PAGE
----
Iraq attacks down by one third from peak in April

Thursday, October 7, 2004

WASHINGTON Despite a spate of mass-casualty suicide bombings, insurgency attacks against the U.S.-led coalition in Iraq have dropped significantly over the last five months.

A study by Special Operations Consulting-Security Management Group Inc., a private firm that operates in Iraq, said the average number of daily attacks in Iraq has been 80 during September. This marked a decrease of 33 percent since April 2004, when 120 daily attacks were reported.

April marked the peak of violence in Iraq with the U.S.-led coalition fighting both a Sunni and Shi'ite revolt. The worst violence took place in Faluja as well as Basra, Kut and Najaf.

The report by the Las Vegas-based Special Operations Consulting asserted that the Sunni Triangle remained the focus of the insurgency. The company said that in September, the lion's share of attacks was in Sunni provinces in northern and western Iraq.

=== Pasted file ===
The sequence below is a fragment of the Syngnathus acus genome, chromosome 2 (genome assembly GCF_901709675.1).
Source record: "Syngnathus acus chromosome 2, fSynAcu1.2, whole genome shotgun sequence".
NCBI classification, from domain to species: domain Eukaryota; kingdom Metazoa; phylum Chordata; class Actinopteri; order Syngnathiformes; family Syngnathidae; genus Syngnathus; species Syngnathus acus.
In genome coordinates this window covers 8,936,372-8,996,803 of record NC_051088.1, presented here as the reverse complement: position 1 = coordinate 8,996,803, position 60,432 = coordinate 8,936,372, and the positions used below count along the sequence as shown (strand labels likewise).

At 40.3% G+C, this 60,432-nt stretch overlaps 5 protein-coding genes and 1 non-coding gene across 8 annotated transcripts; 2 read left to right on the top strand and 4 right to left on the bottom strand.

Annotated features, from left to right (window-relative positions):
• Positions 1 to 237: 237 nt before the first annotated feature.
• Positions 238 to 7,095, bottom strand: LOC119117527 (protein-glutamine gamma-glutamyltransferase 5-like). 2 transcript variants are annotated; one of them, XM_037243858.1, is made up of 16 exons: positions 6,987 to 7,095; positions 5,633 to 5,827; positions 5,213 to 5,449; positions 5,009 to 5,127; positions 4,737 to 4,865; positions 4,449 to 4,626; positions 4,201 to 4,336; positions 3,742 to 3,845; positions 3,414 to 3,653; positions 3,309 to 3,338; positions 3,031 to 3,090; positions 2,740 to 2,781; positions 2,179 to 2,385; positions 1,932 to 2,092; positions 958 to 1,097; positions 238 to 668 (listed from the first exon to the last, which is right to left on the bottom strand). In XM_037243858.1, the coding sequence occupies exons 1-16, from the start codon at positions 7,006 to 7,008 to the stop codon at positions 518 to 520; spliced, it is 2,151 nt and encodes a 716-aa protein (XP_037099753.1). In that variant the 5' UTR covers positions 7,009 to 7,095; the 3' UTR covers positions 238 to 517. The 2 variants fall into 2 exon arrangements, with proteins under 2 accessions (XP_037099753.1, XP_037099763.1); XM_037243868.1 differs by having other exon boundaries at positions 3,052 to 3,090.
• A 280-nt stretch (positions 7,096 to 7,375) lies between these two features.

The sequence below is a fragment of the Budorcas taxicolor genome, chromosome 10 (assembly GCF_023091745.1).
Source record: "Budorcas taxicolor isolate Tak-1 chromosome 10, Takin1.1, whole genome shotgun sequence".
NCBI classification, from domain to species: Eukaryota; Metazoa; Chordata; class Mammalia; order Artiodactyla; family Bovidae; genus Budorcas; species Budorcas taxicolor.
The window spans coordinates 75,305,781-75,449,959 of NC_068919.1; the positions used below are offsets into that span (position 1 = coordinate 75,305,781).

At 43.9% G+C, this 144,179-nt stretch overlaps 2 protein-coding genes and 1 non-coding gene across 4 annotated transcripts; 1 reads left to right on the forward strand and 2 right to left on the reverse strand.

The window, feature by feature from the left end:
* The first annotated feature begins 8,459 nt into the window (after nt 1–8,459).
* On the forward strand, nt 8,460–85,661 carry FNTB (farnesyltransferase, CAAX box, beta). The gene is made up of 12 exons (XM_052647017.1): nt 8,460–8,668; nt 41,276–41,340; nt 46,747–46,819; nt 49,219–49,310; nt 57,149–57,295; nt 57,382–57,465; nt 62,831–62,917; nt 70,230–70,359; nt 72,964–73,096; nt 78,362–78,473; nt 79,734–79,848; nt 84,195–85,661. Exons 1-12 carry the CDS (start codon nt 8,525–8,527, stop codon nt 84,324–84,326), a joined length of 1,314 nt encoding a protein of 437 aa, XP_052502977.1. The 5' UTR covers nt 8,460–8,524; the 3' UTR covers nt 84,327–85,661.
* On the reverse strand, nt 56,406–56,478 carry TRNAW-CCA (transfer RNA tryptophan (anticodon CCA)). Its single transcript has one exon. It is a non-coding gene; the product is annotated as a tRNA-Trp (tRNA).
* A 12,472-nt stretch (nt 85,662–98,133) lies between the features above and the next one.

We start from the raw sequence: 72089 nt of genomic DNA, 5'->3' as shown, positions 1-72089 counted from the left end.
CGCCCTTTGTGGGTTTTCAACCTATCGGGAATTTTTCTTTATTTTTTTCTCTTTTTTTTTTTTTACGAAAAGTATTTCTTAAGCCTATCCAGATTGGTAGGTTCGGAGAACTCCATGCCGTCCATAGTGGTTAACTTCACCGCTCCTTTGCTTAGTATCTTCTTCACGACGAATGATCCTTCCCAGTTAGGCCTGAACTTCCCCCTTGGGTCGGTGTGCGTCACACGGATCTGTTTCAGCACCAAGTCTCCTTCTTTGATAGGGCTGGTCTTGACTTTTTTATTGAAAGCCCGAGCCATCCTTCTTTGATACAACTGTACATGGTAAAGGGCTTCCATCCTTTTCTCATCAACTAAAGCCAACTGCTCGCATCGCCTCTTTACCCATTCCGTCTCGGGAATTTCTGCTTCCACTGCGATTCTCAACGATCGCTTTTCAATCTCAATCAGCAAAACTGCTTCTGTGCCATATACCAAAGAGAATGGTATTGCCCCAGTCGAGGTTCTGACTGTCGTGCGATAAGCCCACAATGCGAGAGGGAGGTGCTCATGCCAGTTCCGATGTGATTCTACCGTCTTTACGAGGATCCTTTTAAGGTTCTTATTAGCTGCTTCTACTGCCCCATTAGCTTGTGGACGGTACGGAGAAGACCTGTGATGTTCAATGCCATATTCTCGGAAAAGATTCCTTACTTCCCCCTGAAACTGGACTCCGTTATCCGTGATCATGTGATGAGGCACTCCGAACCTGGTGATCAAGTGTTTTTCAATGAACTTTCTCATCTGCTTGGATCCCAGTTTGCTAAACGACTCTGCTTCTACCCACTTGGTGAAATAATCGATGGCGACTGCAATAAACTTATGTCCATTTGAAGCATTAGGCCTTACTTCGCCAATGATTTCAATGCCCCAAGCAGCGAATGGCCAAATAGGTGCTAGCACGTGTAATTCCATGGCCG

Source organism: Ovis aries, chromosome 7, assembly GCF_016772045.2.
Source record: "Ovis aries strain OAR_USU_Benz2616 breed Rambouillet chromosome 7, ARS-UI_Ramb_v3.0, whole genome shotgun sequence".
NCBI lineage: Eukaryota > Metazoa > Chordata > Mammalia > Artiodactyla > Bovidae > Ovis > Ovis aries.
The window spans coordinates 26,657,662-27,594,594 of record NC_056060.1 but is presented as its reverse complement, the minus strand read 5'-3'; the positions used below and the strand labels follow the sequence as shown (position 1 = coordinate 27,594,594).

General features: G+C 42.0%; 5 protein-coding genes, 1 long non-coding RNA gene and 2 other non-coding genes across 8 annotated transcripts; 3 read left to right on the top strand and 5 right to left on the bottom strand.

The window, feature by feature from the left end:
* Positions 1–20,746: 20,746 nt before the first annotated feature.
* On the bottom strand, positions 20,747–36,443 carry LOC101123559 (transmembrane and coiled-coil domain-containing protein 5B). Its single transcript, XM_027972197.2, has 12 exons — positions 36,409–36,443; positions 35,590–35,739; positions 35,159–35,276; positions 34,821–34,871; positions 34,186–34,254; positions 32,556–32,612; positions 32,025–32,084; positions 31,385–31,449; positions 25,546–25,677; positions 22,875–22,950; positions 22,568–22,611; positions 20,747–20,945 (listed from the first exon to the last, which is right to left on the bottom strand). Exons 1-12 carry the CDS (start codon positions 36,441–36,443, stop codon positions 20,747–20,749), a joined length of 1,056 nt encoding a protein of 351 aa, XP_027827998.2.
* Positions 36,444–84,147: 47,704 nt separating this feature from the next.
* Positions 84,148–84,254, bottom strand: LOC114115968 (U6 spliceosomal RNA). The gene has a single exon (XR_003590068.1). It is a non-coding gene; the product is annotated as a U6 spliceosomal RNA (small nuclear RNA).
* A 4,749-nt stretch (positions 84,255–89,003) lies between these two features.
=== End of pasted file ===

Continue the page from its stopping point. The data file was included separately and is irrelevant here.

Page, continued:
The most violent province was identified as Anbar. The study reported 332 attacks against the U.S.-led coalition and civilian contractors in Anbar. Anbar is located along the border with Syria and the U.S. military has been fighting insurgents and weapons smugglers in a major operation since July.

Special Operations Consulting, which compiled statistics from both military and contractor sources, reported 325 attacks in the northwestern province of Salahuddin during September. The report cited 283 attacks in Nineveh and 123 in Diyala.

The report said every one of Iraq's 18 provinces was struck by insurgency attacks in September. The provinces with the least attacks were Babylon with 76 and Wasit, with 13.

The attacks reported ranged from small-arms fire to mortars and rocket-propelled grenades. Many of the strikes also included the use of land mines, also known as improvised explosive devices.

Copyright 2004 East West Services, Inc.

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